The condition number of a system of linear equations Ax=b measures the stability to numerical operations. A system of equations is considered to be well-conditioned/ill-conditioned if a slight perturbation in the coefficient matrix A or in the vector b results in a small/great change in the solution vector x.

In mathematical terms, if x + \delta x is the solution to a perturbed problem, then

                (A + \delta A)(x + \delta x) = b + \delta b,
            
and
                \frac{ \parallel \delta x \parallel}{ \parallel x \parallel}
                \leq
                \kappa(A)
                \left(\frac{ \parallel \delta A \parallel}{ \parallel A \parallel} +
                \frac{ \parallel \delta b \parallel}{ \parallel b \parallel} \right) + ...
                
            
\kappa(A) is the condition number of a square matrix A, which is defined as:
                \kappa(A) = \parallel A \parallel \parallel A^{-1} \parallel,
            
where \parallel A \parallel is the norm of matrix A.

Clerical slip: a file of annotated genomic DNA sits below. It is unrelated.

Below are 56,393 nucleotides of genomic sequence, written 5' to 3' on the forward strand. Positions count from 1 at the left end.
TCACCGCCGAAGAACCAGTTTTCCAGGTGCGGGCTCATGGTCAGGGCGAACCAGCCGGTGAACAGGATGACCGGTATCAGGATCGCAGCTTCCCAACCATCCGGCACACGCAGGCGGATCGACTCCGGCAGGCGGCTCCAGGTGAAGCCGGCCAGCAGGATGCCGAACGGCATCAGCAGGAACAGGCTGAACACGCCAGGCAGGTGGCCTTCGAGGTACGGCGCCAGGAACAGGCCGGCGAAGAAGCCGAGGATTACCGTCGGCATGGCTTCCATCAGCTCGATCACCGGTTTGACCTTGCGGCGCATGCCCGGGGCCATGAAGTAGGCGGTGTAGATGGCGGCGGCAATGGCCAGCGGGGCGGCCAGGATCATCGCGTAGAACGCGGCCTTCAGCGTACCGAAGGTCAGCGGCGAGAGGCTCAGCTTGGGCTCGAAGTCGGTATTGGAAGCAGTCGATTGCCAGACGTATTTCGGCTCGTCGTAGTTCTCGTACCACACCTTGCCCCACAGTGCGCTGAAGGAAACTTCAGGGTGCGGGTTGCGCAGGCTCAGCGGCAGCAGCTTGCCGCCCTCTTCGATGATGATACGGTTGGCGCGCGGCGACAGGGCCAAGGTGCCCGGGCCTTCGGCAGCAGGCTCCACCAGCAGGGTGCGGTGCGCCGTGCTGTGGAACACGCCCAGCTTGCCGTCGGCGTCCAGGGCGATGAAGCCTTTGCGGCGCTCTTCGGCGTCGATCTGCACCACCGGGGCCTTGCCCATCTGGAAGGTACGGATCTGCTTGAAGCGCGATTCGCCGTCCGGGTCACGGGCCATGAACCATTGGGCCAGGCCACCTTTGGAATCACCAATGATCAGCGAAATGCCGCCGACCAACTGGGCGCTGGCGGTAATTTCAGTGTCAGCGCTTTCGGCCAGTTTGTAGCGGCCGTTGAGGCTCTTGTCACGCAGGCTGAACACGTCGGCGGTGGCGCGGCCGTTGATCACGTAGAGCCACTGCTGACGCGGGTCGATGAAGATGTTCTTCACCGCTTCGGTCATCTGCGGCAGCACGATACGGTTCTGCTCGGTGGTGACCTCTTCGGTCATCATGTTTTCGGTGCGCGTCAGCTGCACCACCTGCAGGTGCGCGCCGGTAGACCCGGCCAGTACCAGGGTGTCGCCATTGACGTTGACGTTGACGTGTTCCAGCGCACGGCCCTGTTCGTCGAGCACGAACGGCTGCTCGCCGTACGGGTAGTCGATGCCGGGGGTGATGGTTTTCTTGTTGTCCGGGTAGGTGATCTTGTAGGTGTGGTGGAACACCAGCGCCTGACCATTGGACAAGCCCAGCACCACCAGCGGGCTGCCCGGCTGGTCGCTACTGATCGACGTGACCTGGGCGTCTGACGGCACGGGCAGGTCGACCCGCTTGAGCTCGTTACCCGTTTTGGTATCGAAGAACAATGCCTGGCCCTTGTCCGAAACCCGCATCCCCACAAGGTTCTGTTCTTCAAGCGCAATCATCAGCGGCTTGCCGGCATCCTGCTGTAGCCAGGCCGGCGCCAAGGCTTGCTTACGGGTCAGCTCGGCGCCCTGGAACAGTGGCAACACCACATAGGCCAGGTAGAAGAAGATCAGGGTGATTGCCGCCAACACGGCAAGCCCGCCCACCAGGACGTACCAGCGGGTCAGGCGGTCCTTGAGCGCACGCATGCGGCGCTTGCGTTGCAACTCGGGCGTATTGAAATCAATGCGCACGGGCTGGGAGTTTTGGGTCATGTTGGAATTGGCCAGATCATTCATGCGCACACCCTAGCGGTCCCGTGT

Condition numbers near one indicate well-conditioned matrices, whereas condition numbers much greater than one imply ill-conditioned matrices.

The condition estimation routines in LAPACK compute the reciprocal condition number, which is defined as:

                RCOND = 1/\kappa(A).
            
Computing \parallel A \parallel directly can be expensive. Therefore, it is estimated by methods of low cost. RCOND is zero or a minimal number on the order of the machine epsilon (or machine precision) if A^{-1} does not exist (i.e., A is singular).

Condition number, or its reciprocal RCOND, is an indicator one can examine before computing the solution to a system of linear equations.